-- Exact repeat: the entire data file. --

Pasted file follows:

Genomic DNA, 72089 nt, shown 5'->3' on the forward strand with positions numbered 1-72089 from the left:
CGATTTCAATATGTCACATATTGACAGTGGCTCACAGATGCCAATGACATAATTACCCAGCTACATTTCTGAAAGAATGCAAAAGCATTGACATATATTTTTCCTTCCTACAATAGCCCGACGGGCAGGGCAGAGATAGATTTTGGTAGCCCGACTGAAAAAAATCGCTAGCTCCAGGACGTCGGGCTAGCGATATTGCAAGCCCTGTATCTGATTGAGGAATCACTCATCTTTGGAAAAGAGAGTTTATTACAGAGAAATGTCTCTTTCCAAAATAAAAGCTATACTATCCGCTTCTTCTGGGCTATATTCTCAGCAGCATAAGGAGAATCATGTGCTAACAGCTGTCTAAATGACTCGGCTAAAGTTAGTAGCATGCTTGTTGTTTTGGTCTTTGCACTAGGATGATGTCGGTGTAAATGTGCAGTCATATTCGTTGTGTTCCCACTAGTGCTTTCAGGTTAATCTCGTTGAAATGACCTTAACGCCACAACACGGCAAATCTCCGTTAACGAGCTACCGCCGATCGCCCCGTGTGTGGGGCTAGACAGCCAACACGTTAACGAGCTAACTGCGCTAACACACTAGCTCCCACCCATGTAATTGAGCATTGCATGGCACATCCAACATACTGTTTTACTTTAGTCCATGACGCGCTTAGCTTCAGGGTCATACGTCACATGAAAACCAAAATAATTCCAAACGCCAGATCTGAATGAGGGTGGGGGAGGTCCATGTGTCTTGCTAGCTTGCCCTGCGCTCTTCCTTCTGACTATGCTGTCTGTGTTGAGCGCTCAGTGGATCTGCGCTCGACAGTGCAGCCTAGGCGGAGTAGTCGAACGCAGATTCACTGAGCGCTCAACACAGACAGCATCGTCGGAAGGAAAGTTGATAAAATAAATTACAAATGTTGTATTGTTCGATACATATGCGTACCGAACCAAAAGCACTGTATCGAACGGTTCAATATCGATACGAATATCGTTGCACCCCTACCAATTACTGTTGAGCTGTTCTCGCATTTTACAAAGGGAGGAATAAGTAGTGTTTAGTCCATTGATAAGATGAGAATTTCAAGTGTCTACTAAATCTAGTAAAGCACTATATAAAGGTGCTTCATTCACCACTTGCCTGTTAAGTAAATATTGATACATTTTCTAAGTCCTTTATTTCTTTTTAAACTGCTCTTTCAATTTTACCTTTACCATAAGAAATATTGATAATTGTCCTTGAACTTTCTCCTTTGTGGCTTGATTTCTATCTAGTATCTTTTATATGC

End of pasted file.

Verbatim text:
Genomic DNA, 72089 nt, shown 5'->3' on the forward strand with positions numbered 1-72089 from the left:
CGATTTCAATATGTCACATATTGACAGTGGCTCACAGATGCCAATGACATAATTACCCAGCTACATTTCTGAAAGAATGCAAAAGCATTGACATATATTTTTCCTTCCTACAATAGCCCGACGGGCAGGGCAGAGATAGATTTTGGTAGCCCGACTGAAAAAAATCGCTAGCTCCAGGACGTCGGGCTAGCGATATTGCAAGCCCTGTATCTGATTGAGGAATCACTCATCTTTGGAAAAGAGAGTTTATTACAGAGAAATGTCTCTTTCCAAAATAAAAGCTATACTATCCGCTTCTTCTGGGCTATATTCTCAGCAGCATAAGGAGAATCATGTGCTAACAGCTGTCTAAATGACTCGGCTAAAGTTAGTAGCATGCTTGTTGTTTTGGTCTTTGCACTAGGATGATGTCGGTGTAAATGTGCAGTCATATTCGTTGTGTTCCCACTAGTGCTTTCAGGTTAATCTCGTTGAAATGACCTTAACGCCACAACACGGCAAATCTCCGTTAACGAGCTACCGCCGATCGCCCCGTGTGTGGGGCTAGACAGCCAACACGTTAACGAGCTAACTGCGCTAACACACTAGCTCCCACCCATGTAATTGAGCATTGCATGGCACATCCAACATACTGTTTTACTTTAGTCCATGACGCGCTTAGCTTCAGGGTCATACGTCACATGAAAACCAAAATAATTCCAAACGCCAGATCTGAATGAGGGTGGGGGAGGTCCATGTGTCTTGCTAGCTTGCCCTGCGCTCTTCCTTCTGACTATGCTGTCTGTGTTGAGCGCTCAGTGGATCTGCGCTCGACAGTGCAGCCTAGGCGGAGTAGTCGAACGCAGATTCACTGAGCGCTCAACACAGACAGCATCGTCGGAAGGAAAGTTGATAAAATAAATTACAAATGTTGTATTGTTCGATACATATGCGTACCGAACCAAAAGCACTGTATCGAACGGTTCAATATCGATACGAATATCGTTGCACCCCTACCAATTACTGTTGAGCTGTTCTCGCATTTTACAAAGGGAGGAATAAGTAGTGTTTAGTCCATTGATAAGATGAGAATTTCAAGTGTCTACTAAATCTAGTAAAGCACTATATAAAGGTGCTTCATTCACCACTTGCCTGTTAAGTAAATATTGATACATTTTCTAAGTCCTTTATTTCTTTTTAAACTGCTCTTTCAATTTTACCTTTACCATAAGAAATATTGATAATTGTCCTTGAACTTTCTCCTTTGTGGCTTGATTTCTATCTAGTATCTTTTATATGC